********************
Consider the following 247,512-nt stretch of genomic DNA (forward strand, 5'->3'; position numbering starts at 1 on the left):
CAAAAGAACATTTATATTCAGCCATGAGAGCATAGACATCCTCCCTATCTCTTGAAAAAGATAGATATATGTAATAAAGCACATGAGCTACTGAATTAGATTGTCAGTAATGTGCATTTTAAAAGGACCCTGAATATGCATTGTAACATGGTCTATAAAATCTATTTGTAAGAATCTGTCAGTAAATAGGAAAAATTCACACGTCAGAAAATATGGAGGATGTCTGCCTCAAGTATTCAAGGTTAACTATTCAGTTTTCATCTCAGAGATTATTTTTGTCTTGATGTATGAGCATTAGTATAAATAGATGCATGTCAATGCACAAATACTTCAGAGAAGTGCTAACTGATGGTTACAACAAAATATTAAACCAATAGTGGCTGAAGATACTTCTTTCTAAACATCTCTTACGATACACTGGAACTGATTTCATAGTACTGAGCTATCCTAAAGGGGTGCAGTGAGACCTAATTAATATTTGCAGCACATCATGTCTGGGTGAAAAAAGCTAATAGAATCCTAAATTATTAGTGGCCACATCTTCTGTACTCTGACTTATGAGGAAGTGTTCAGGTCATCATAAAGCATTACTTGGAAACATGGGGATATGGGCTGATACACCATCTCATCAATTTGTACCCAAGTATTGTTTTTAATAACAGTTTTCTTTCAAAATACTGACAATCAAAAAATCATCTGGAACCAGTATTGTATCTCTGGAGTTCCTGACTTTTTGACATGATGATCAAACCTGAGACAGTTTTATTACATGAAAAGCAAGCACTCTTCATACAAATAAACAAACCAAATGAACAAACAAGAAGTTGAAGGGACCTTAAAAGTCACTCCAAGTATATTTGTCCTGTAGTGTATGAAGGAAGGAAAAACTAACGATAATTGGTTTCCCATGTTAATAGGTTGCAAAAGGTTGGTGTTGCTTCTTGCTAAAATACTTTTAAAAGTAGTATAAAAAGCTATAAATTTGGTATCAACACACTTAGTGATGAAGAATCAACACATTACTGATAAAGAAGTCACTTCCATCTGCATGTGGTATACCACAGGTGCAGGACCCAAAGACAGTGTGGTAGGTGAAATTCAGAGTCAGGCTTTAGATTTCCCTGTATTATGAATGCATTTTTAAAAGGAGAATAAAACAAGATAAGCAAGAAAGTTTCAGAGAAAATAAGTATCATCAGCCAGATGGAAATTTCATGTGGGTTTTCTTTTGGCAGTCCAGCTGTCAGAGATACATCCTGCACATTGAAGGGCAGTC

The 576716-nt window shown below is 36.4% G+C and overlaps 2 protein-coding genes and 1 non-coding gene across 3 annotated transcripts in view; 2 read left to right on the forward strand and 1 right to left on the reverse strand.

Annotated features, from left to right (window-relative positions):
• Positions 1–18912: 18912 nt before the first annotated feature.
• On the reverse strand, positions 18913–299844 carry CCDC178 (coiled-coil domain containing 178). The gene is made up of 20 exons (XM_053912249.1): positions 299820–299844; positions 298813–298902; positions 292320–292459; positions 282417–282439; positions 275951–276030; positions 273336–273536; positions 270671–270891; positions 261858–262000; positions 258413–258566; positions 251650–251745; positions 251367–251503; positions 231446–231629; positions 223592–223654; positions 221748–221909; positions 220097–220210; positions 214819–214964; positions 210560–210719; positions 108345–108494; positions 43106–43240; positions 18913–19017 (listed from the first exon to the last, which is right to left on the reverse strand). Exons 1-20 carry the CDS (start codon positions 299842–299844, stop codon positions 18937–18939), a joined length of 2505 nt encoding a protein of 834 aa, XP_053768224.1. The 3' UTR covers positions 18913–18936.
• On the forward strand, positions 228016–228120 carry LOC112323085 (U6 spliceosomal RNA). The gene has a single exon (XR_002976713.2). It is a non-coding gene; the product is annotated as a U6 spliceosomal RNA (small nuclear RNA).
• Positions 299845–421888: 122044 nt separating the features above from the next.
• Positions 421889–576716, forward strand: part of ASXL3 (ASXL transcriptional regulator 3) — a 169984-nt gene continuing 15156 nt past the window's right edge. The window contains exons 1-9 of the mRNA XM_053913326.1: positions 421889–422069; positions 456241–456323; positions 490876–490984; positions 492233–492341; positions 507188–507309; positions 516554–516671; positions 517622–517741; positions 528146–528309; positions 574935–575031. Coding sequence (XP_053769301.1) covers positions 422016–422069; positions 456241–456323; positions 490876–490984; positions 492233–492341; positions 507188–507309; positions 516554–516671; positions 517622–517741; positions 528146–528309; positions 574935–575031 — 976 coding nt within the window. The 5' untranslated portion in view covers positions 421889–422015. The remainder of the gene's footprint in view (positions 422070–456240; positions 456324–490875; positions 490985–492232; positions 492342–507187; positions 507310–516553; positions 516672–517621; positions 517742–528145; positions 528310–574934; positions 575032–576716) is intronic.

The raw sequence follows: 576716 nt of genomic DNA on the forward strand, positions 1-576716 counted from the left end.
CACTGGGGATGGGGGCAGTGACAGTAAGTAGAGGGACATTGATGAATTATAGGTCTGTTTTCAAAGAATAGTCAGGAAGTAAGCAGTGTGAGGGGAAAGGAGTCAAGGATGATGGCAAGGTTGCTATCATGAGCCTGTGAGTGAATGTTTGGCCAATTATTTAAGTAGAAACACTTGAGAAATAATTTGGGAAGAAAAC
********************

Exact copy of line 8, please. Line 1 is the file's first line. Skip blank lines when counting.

• Positions 299845–421888: 122044 nt separating the features above from the next.